Abstract 15: Quality of Basic Life Support by EMT-D in an Urban Setting - Is it Satisfying?
Introduction: Despite changes in protocols and introduction of new methods and devices e.g. automated external defibrillators (AED) the survival rate of pts with cardiopulmonary resuscitation (CPR) after out-of-hospital sudden cardiac death (SCD) remains low. It is speculated that poor performance and/or invalid assumptions regarding the efficacy of actual CPR protocols may influence unsatisfactory outcome. We therefore evaluated the efficacy of out-of-hospital basic life support performed by first responder emergency medical technicians (EMT-D) equipped with an AED.
Methods: Data from the 2-tiered Berlin EMS were analyzed, the information on rhythm of victims and voices of rescuers being stored in the memory of the AED devices used by the 1st tier EMT-Ds (median alarm-scene interval 6 min, 95% within 11 min). Information on rhythm, CPR skills (protocol according to the 2000 guidelines of the European Resuscitation Council), and interruptions were evaluated.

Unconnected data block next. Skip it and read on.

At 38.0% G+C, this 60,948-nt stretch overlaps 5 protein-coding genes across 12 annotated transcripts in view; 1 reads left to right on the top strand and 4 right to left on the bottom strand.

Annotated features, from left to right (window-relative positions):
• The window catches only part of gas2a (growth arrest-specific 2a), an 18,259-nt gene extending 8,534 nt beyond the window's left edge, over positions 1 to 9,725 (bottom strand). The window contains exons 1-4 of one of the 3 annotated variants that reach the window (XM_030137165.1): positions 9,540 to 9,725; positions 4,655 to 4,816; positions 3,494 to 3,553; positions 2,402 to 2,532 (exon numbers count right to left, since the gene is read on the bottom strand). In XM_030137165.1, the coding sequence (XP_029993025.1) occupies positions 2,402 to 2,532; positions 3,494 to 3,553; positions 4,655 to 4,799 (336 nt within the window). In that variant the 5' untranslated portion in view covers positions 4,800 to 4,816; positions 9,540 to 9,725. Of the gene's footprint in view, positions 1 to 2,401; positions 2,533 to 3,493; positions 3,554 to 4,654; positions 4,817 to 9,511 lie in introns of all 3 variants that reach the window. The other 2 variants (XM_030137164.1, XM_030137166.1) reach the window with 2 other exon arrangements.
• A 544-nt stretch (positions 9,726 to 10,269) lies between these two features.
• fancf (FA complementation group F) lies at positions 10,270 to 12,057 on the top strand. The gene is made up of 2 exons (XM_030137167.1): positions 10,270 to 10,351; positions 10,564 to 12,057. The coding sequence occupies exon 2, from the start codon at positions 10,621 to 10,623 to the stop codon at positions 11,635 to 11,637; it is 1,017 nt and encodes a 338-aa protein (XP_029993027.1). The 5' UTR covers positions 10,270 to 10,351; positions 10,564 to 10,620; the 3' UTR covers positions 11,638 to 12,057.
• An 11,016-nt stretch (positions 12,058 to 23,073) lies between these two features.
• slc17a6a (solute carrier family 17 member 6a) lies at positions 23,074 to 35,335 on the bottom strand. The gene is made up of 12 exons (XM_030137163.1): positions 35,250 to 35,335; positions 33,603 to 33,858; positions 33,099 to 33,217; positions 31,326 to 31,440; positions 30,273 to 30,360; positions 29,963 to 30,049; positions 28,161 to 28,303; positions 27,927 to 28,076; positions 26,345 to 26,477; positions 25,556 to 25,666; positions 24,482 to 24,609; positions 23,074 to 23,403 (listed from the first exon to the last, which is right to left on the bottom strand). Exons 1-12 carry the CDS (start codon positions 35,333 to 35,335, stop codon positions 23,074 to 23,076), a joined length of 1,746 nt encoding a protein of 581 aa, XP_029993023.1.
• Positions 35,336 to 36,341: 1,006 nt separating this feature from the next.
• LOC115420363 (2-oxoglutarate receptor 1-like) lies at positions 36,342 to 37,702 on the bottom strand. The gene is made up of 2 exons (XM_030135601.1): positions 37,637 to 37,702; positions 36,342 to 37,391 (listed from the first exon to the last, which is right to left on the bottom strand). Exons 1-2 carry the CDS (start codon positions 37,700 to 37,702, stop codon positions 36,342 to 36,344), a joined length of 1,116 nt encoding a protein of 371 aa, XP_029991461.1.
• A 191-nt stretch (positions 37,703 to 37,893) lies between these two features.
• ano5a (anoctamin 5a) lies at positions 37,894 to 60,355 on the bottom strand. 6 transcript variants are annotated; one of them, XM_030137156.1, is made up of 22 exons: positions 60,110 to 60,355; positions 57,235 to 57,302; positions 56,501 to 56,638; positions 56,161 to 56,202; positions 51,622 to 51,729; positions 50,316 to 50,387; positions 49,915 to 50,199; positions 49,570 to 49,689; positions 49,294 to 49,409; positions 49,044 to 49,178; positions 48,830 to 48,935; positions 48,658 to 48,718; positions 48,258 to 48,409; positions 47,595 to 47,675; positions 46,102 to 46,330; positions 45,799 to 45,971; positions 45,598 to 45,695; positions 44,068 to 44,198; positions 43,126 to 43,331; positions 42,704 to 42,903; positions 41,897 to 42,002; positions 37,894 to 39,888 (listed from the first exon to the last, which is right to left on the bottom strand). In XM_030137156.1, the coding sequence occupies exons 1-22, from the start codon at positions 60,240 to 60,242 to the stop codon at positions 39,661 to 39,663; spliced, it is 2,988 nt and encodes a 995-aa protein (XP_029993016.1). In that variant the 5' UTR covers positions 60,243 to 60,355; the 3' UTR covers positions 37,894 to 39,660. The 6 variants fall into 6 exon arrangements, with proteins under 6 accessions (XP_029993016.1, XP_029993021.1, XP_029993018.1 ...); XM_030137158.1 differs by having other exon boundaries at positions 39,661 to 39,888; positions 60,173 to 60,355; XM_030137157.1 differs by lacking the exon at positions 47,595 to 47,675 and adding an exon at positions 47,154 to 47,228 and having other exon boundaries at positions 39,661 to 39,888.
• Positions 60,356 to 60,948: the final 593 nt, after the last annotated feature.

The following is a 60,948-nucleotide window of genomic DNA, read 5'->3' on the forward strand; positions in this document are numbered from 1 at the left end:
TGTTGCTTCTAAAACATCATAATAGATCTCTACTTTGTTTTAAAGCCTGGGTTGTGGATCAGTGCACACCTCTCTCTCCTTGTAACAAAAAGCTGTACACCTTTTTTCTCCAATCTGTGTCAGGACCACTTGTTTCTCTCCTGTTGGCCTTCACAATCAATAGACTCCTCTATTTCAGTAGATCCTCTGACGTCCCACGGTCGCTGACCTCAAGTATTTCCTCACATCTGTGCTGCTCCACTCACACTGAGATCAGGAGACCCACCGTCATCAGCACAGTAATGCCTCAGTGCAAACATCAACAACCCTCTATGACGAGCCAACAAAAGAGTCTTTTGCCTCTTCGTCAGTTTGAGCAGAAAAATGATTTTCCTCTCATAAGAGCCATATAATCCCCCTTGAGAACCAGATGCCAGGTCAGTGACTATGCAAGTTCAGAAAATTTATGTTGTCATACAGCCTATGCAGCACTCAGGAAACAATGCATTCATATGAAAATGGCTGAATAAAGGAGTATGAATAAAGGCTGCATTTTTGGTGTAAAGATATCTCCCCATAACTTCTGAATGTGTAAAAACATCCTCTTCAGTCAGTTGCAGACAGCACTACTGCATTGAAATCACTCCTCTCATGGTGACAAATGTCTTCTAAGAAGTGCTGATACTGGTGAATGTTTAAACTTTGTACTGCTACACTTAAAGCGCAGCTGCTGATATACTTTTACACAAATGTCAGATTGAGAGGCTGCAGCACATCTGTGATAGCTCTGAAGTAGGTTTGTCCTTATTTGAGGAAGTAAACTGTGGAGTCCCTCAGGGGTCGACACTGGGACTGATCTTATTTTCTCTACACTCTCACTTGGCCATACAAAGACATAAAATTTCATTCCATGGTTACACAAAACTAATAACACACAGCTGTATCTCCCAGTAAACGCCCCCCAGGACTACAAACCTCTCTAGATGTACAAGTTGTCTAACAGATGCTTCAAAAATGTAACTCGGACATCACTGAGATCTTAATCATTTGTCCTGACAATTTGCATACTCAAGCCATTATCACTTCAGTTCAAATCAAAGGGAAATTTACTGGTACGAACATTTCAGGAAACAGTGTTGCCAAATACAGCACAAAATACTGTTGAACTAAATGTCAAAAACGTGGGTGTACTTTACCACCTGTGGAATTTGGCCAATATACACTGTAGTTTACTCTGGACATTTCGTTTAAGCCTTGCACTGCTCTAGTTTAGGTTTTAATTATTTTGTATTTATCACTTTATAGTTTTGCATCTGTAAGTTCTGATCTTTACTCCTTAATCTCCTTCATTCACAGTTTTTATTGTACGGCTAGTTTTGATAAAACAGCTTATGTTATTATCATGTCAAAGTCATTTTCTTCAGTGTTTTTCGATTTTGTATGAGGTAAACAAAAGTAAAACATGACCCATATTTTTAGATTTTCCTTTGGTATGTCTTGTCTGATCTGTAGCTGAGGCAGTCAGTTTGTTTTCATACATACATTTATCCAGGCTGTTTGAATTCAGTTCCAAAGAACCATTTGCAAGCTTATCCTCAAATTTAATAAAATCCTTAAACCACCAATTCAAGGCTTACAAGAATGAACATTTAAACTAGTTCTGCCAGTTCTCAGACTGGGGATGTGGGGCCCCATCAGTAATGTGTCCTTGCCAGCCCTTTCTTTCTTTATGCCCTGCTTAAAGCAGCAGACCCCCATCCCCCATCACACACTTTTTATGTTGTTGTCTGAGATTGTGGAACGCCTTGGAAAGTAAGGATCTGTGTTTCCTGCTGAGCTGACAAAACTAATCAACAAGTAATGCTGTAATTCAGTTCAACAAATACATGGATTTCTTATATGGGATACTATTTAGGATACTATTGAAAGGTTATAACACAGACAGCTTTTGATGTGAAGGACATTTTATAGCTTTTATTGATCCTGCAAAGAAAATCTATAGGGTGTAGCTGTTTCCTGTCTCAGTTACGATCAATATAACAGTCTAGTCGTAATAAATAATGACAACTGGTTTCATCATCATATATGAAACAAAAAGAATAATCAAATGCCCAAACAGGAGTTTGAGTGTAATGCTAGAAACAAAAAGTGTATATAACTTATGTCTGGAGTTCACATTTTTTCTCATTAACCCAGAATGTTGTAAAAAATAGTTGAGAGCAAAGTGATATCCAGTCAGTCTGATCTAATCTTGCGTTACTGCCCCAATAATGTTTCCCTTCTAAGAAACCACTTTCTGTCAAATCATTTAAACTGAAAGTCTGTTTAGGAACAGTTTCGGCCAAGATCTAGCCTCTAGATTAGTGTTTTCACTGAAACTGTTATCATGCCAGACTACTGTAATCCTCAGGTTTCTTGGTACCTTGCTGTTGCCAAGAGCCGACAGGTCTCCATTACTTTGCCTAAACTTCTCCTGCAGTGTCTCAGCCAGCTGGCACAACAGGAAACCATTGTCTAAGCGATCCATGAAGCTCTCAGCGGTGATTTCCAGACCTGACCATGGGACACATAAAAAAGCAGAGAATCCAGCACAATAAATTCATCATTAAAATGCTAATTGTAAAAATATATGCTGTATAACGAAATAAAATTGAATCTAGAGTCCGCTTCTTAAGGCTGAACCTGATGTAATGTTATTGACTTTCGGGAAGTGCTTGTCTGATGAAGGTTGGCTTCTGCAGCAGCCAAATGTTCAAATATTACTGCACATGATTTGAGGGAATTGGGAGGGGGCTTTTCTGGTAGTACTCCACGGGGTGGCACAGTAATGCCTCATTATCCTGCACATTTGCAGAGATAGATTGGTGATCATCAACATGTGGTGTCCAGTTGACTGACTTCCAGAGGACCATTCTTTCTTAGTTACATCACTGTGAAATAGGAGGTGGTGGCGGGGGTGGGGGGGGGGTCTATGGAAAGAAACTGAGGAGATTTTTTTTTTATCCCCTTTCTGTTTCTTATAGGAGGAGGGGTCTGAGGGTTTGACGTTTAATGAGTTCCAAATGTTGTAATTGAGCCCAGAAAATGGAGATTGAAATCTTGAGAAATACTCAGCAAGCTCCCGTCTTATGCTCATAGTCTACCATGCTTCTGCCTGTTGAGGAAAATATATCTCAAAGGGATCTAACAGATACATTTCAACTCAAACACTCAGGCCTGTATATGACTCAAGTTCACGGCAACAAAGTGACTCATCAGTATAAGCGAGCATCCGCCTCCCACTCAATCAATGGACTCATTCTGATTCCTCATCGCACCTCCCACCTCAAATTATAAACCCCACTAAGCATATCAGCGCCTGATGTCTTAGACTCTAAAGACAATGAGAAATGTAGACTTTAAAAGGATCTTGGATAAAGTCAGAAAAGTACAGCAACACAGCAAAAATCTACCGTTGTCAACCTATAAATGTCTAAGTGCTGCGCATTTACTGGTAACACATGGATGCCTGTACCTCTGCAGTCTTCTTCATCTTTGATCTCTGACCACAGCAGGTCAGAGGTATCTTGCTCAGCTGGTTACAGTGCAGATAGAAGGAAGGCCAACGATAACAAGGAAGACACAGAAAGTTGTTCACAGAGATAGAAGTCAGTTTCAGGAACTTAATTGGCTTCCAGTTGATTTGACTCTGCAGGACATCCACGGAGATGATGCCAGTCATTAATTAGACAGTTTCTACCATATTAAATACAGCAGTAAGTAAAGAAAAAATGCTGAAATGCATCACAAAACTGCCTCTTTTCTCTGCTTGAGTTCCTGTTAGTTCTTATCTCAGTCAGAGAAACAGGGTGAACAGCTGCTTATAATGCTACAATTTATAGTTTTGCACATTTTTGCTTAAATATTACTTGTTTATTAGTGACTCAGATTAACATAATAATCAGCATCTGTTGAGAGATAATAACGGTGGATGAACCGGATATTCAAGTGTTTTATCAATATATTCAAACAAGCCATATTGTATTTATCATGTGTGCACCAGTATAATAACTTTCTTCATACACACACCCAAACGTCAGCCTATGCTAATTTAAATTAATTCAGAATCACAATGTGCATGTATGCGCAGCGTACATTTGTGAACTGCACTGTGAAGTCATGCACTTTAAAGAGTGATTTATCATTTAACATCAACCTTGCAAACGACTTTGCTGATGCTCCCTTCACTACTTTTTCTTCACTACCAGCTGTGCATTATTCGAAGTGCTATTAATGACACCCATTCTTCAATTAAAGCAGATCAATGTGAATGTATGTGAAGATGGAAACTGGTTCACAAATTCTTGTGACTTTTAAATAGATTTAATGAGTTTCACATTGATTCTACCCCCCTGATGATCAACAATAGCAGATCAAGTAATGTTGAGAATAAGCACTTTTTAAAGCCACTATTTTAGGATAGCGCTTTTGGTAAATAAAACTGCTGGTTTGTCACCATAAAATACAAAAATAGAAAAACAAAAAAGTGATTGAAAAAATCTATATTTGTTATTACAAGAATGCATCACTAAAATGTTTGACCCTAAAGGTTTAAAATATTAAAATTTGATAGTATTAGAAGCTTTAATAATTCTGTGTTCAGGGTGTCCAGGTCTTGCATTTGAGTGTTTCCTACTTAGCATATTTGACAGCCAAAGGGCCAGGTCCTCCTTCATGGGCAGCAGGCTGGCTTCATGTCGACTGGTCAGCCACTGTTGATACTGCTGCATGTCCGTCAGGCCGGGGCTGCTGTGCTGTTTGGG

Results: Through 2004, 365 resuscitations were analyzed (age 69±16 years, 60% male), 24% of pts surviving to hospital admission. Bystander CPR was performed in 12% and VF as first rhythm was detected in 26%. The interval of start of EMS CPR to start of CPR the 2nd tier was 6min (3–10min). The total no-flow-time (NFT: time without chest compressions) was 60% of these 6min. NFT consisted of a median interval of 34sec (9sec-1min) from switch on of the AED to start of chest compression, a total duration of CPR interruptions due to AED rhythm analysis or pulse checks of 98sec (56–152sec) and of 86sec (37–155sec) for bag valve ventilations. Chest compressions (110bpm, 102–122bpm) were only performed for a total time of 160sec (80–280sec) between interruptions, the effective compression frequency thus decreasing to 50bpm (45–59bpm).
Conclusion: The 2000 BLS algorithm leads to long periods of NFT of CPR due to unacceptably long periods of interruption of chest compressions which may decrease survival. These findings strongly support recent changes in BLS algorithms with longer periods of chest compression and less interruptions for rhythm diagnosis and ventilation. Our results underline the importance of evaluation of CPR procedures under real life conditions in assessment of quality of care.